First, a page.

Blinken: US Brokers Deal to Send the First Delivery of Vaccines to Conflict Zones
The United States says it is stepping up efforts to boost COVID-19 vaccine production and continue donating vaccines to poor countries, reaching a goal of ending the pandemic by next fall. Secretary of State Antony Blinken announced Wednesday the U.S. has brokered a deal for Johnson & Johnson vaccines to be sent to people living in conflict zones.
Blinken made the remarks during a virtual COVID-19 Ministerial that he convened with his counterparts from other countries and international organizations.
“I’m pleased to share that the United States has helped broker a deal between J & J and COVAX to facilitate the first delivery of J & J vaccines to people living in conflict zones, and other humanitarian settings,” said Blinken during Wednesday’s opening remarks.
COVAX is the international vaccine sharing mechanism for the world’s poorest nations supported by the United Nations and the health organizations Gavi and CEPI.
The U.S. secretary of state announced other steps, including a comprehensive COVID data tracker created by the International Monetary Fund, the World Health Organization and the World Bank.
A new public-private partnership has also been established, under which leading private sector companies will work pro bono to share their expertise to support vaccination campaigns, managing supply chains, and helping to deliver vaccine shots as quickly and safely as possible.
Wednesday’s announcement comes after Moderna said it would sell up to 110 million doses of its COVID-19 vaccine to African Union member nations. The continent is facing a vaccine shortage.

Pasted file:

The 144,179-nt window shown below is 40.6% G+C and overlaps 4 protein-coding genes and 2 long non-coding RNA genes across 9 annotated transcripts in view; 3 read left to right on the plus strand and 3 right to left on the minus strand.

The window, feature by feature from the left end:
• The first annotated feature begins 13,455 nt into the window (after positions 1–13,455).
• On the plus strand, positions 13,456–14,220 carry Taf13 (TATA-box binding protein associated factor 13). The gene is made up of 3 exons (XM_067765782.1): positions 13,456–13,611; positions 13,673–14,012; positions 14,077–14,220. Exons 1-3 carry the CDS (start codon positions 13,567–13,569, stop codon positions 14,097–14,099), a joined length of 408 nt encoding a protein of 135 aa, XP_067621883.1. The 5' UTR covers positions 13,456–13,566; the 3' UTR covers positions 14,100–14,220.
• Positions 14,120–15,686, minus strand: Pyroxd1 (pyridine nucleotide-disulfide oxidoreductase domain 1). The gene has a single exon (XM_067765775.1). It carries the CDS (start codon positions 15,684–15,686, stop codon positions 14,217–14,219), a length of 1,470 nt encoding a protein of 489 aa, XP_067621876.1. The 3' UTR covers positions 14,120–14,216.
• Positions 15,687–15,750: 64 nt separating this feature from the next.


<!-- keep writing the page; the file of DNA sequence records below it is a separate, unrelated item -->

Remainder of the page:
Last month, the White House said the U.S. is sending more than 4.8 million coronavirus vaccine doses to four African nations, including Chad, Egypt, Gabon, and Kenya. U.S. officials said the 55-member African Union determined the allocations.
“In North America, in Europe, more than half the population is fully vaccinated,” Blinken said during the virtual ministerial Wednesday. “In Africa, less than 10% of the population is. We’ve got to close that gap.”
The meeting follows a September COVID-19 summit hosted by U.S. President Joe Biden, where participating countries set a goal of ending the pandemic by the UN General Assembly in 2022.
The outbreak of the COVID-19 pandemic nearly two years ago has resulted in more than 5 million deaths worldwide.
Officials said the United States has delivered over 235 million doses to over a hundred countries, and will continue to ship vaccines to various countries regularly.
The World Health Organization (WHO) had set a goal of vaccinating at least 70% of the world by next September in every country.